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Thyme & Sage - Power Herbs With Nicky!

Tuesday, 28 February 2006

THYME AND SAGE- POWER HERBS WITH NICKY

Our resident Herbalist Nicky Treacy Kohler is with us again to chat about the super herbs that can ease or cure ourselves. Today we will be concentrating on thyme and sage and the benefits of each herb.

Thyme
Ancient Egyptians used this herb in embalming. The Greeks used it in their baths and burnt it as incense in their temples. It was thought that the spread of thyme throughout Europe was thanks the Romans as they used it to purify their rooms.
It is an antiseptic, aromatic, tonic, it's anti-oxidative, an expectorant, and a carminative (calming for smooth muscles such as internal muscles). It is an anti-tussive (relieves coughs), bactericidal, anthelmintic (kills intestinal worms) and an astringent. It can be used by kids and adults alike, although pregnant women should avoid it!

What it's Good For
. Hayfever treatment
. Ant-worming treatment in children
. It's a great anti-ageing herb
. Great for bronchitis
. Chronic gastritis
. Dyspepsia
. Tonsillitis
. Laryngitis
. It's good for relaxing the muscles

How Can It Be Taken
. Tea
. In soup
. Tincture
. Oil
. Cream
. Capsule

THYME SYRUP

Ingredients
50 g of thyme
500 ml water
500 g unrefined brown sugar.

Method
. Infuse for fifteen minutes in a saucepan with the lid on.
. Add unrefined brown sugar.
. Stir together until it reaches a syrupy consistency.
. Bottle in a dark bottle.
. Once opened, refrigerate and discard after one month.

Side Effects
In large doses, it can cause diarrhea.

Sage
For thousands of years sage leaves have been used for a variety of culinary and medicinal purposes. It is a silvery-green plant with leaves that offer a memorable fragrant. The most common form of sage first came from the area around the Mediterranean but now grows in regions of North America as well.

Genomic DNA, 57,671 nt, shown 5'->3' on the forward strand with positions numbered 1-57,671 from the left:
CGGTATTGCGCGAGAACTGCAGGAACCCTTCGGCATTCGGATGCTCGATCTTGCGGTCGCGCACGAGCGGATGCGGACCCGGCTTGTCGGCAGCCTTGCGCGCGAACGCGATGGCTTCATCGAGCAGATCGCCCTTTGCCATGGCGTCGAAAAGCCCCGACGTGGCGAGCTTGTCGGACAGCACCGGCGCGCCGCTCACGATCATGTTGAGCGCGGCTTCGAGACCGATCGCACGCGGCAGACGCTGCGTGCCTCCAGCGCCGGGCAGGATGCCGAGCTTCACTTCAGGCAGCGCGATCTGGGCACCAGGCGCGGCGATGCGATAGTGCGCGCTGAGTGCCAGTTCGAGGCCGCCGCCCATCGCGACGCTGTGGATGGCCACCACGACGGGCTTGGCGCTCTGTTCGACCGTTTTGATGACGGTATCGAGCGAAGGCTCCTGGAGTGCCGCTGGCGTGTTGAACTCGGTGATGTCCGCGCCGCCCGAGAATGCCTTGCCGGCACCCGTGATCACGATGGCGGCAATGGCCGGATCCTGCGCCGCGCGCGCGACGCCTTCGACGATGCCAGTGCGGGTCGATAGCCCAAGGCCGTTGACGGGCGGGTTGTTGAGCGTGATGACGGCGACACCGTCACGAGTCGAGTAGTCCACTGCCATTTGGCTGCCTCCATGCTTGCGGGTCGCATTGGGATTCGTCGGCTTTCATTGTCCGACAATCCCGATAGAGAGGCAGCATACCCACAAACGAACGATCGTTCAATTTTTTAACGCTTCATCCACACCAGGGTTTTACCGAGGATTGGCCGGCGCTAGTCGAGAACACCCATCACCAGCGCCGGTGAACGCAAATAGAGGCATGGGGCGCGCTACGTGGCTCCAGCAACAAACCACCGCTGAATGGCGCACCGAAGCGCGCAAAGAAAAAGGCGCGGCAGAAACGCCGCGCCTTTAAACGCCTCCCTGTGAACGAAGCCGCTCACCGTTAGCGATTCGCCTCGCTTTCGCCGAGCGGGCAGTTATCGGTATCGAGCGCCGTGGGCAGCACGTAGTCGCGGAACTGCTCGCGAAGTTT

It is an astringent, antiseptic, phyto-oestrogenic (good for oestrogen levels). It's a tonic that reduces sweating and is particularly good for menopausal women. When used as a mouth wash sage can relieve sore throats and can have a numbing effect. Do not use during pregnancy as is may decrease milk production in nursing mothers.

What it's Good For:
. Mouth ulcers.
. Sore gums.
. Encouraging the healing process.
. Acts as a digestion tonic.
. Helps to stimulate and soothe the digestive tract.
. Works as a nerve tonic as it can calm or stimulate.
. Useful for insect stings and bites.
. Good for asthma.
. Can alleviate diahorrea as it has a drying effect.
. Useful for hot sweats and flushes.

How Can It Be Taken
. Tincture
. Tea
. Capsule

SAGE STICKS
These were once used for their antiseptic affect in hospitals, good for ridding homes of infection, however beware of ashes and don't leave sticks unattended!

Ingredients
Cotton thread
Sage sticks

Method
. Bind the sage sticks with the cotton thread.
. Hang them to dry for one week.
. Light one end of the bunch so that the sage starts to smolder.
. Bring it to rooms where there has been an infection or an illness in residence. walk around the room allowing the sage to smolder in all corners of the room

SAGE & TEA TREE MOUTH WASH

Ingredients
1 teaspoon of sage.
Tea tree oil.
Water.

Method
. Boil up the water.
. Stir in sage and a drop of tea tree oil.
. Leave to cool for ten to fifteen minutes then use as an antiseptic mouth wash.

Hot Flush Cure
For menopausal women, Nicky recommends making a sage tea (one teaspoon of sage in boiling water - strain the mixture!!) and putting it in a thermos flask. When you're going to bed at night take the tea with you and if the hot flushes start take a drink of this tea to calm them for a better night's sleep.

Side Effects
Dry mouth, local irritation

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